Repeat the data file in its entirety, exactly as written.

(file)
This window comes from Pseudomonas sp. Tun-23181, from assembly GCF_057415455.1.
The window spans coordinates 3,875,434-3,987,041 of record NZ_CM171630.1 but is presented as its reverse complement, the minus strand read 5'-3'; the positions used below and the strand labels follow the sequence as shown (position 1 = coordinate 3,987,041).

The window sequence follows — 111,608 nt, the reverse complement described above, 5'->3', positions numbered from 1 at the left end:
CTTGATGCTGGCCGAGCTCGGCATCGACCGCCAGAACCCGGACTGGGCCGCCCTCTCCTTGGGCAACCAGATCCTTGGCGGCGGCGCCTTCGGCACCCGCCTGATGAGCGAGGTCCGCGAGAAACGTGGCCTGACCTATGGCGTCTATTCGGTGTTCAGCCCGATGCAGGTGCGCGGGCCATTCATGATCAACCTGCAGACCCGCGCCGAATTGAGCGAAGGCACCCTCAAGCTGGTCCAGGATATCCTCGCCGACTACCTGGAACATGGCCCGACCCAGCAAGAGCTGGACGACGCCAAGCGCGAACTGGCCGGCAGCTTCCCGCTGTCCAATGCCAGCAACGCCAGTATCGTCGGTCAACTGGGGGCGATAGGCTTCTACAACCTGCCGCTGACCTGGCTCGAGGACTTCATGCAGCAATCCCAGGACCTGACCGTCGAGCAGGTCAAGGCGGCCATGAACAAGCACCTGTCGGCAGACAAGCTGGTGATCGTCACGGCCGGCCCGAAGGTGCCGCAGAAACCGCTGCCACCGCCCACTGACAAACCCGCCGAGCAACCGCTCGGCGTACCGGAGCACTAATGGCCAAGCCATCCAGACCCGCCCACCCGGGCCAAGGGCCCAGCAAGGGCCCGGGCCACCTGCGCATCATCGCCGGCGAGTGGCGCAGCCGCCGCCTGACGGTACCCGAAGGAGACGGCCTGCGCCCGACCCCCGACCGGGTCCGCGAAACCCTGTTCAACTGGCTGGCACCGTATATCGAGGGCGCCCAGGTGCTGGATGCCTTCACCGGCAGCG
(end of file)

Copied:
This window comes from Pseudomonas sp. Tun-23181, from assembly GCF_057415455.1.
The window spans coordinates 3,875,434-3,987,041 of record NZ_CM171630.1 but is presented as its reverse complement, the minus strand read 5'-3'; the positions used below and the strand labels follow the sequence as shown (position 1 = coordinate 3,987,041).

The window sequence follows — 111,608 nt, the reverse complement described above, 5'->3', positions numbered from 1 at the left end:
CTTGATGCTGGCCGAGCTCGGCATCGACCGCCAGAACCCGGACTGGGCCGCCCTCTCCTTGGGCAACCAGATCCTTGGCGGCGGCGCCTTCGGCACCCGCCTGATGAGCGAGGTCCGCGAGAAACGTGGCCTGACCTATGGCGTCTATTCGGTGTTCAGCCCGATGCAGGTGCGCGGGCCATTCATGATCAACCTGCAGACCCGCGCCGAATTGAGCGAAGGCACCCTCAAGCTGGTCCAGGATATCCTCGCCGACTACCTGGAACATGGCCCGACCCAGCAAGAGCTGGACGACGCCAAGCGCGAACTGGCCGGCAGCTTCCCGCTGTCCAATGCCAGCAACGCCAGTATCGTCGGTCAACTGGGGGCGATAGGCTTCTACAACCTGCCGCTGACCTGGCTCGAGGACTTCATGCAGCAATCCCAGGACCTGACCGTCGAGCAGGTCAAGGCGGCCATGAACAAGCACCTGTCGGCAGACAAGCTGGTGATCGTCACGGCCGGCCCGAAGGTGCCGCAGAAACCGCTGCCACCGCCCACTGACAAACCCGCCGAGCAACCGCTCGGCGTACCGGAGCACTAATGGCCAAGCCATCCAGACCCGCCCACCCGGGCCAAGGGCCCAGCAAGGGCCCGGGCCACCTGCGCATCATCGCCGGCGAGTGGCGCAGCCGCCGCCTGACGGTACCCGAAGGAGACGGCCTGCGCCCGACCCCCGACCGGGTCCGCGAAACCCTGTTCAACTGGCTGGCACCGTATATCGAGGGCGCCCAGGTGCTGGATGCCTTCACCGGCAGCG